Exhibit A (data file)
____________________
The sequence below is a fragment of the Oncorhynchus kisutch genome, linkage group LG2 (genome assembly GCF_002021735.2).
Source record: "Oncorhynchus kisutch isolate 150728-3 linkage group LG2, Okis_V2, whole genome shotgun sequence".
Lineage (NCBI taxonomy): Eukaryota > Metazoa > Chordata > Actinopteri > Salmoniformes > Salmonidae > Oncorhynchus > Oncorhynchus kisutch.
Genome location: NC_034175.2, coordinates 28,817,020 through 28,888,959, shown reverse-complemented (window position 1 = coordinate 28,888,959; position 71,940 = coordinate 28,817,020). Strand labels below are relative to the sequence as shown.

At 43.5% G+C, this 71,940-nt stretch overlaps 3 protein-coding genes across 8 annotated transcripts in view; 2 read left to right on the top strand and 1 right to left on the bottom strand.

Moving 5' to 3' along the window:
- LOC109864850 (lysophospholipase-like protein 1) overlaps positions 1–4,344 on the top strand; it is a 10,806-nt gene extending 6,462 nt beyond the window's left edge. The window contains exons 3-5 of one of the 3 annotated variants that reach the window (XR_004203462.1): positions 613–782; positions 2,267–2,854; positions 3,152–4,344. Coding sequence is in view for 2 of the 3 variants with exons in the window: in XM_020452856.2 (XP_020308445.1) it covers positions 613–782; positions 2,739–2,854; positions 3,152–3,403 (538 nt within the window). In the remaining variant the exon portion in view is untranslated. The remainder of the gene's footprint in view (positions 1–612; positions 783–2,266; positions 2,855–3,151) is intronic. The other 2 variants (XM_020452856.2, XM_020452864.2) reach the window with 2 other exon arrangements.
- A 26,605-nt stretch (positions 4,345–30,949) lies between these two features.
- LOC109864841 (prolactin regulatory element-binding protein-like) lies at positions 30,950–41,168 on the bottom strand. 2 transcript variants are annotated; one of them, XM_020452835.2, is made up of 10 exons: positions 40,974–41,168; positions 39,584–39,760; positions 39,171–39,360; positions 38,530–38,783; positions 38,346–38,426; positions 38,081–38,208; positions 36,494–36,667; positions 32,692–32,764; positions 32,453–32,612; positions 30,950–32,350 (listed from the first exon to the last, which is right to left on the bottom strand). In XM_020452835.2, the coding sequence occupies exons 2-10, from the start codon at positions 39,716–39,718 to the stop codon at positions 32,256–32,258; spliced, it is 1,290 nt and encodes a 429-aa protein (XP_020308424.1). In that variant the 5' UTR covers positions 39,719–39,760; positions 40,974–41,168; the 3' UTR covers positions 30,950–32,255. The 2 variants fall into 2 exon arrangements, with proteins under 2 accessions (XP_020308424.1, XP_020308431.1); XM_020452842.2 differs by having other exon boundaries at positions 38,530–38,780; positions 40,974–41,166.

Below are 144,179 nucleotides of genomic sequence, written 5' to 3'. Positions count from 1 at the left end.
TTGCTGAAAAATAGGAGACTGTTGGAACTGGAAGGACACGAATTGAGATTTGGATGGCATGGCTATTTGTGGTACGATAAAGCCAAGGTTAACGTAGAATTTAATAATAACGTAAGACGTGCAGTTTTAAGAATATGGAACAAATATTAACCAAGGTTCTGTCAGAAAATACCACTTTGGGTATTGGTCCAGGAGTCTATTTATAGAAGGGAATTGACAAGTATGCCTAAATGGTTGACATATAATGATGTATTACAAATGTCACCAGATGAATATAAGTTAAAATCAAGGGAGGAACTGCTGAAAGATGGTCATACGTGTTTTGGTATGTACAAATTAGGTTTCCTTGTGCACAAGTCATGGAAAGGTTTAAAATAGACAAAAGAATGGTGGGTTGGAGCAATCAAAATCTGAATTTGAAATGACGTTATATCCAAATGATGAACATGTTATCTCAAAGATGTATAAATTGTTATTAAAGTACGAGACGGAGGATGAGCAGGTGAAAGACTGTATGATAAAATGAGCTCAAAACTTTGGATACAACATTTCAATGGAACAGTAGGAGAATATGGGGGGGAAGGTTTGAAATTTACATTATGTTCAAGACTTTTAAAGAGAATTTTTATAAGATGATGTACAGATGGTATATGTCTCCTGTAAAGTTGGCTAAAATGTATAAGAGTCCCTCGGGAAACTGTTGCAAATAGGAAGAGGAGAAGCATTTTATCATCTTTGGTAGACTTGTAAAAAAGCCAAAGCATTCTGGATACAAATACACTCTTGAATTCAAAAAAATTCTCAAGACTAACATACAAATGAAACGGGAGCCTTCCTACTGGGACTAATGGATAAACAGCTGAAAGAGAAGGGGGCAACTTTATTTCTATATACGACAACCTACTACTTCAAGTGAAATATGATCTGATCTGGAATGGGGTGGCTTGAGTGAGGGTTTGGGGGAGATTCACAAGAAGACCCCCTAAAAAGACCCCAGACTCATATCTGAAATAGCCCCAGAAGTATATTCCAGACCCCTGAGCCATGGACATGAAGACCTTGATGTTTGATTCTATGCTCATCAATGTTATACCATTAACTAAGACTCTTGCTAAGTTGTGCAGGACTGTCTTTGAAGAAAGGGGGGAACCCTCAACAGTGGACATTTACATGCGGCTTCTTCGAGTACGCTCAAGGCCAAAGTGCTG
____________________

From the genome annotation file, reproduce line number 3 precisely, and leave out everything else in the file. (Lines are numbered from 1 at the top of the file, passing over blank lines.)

Lineage (NCBI taxonomy): Eukaryota > Metazoa > Chordata > Actinopteri > Salmoniformes > Salmonidae > Oncorhynchus > Oncorhynchus kisutch.